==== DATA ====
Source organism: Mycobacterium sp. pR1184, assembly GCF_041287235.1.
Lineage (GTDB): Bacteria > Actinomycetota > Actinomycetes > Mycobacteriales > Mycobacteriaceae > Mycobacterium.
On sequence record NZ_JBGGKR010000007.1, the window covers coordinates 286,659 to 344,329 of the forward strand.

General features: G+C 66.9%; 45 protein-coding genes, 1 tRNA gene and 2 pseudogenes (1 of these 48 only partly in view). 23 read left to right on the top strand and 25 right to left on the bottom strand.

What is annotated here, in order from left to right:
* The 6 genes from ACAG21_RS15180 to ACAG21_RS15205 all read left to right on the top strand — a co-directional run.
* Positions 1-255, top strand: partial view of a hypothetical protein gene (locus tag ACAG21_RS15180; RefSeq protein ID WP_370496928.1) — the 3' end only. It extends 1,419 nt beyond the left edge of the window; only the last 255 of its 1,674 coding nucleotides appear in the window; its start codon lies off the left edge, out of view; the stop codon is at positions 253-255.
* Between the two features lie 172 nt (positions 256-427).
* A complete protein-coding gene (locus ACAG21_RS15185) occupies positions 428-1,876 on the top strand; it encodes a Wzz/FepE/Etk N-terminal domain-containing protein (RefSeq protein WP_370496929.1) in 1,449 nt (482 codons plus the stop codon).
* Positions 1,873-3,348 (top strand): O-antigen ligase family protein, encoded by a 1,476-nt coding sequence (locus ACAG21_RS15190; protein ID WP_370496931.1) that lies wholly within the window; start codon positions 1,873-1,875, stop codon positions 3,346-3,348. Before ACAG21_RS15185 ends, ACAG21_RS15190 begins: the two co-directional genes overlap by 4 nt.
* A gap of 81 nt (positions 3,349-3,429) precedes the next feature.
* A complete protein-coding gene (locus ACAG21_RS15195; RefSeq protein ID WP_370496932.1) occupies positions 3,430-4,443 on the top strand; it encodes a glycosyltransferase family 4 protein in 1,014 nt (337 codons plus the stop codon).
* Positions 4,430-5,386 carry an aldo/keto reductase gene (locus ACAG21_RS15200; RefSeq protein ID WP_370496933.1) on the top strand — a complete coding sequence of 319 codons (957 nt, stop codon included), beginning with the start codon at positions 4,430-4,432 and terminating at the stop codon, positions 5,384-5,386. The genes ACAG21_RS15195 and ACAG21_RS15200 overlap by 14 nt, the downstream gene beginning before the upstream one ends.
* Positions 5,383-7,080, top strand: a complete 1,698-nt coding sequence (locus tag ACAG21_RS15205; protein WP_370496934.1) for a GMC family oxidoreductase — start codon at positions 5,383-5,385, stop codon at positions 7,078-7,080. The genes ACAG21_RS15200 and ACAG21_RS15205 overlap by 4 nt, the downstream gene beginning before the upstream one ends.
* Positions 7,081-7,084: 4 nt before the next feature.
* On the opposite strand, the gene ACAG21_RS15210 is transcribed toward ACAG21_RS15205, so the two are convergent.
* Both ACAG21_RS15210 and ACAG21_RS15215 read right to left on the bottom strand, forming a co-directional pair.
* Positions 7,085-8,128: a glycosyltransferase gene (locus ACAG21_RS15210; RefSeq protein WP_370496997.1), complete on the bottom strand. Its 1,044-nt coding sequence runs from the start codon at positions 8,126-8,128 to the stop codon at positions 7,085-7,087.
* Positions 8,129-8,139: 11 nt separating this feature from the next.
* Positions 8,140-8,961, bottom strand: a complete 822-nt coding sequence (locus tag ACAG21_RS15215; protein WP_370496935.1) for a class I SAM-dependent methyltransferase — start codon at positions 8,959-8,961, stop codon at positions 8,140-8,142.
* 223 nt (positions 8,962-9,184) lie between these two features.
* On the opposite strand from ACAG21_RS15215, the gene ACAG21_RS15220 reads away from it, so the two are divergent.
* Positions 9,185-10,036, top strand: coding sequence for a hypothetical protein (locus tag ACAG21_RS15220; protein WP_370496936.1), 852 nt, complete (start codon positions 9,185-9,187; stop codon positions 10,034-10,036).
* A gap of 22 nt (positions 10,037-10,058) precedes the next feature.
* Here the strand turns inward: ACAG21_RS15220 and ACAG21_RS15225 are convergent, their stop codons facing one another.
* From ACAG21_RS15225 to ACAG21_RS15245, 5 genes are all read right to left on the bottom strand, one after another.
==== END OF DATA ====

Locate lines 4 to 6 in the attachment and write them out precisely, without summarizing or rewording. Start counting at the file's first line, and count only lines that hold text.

General features: G+C 66.9%; 45 protein-coding genes, 1 tRNA gene and 2 pseudogenes (1 of these 48 only partly in view). 23 read left to right on the top strand and 25 right to left on the bottom strand.

What is annotated here, in order from left to right:
* The 6 genes from ACAG21_RS15180 to ACAG21_RS15205 all read left to right on the top strand — a co-directional run.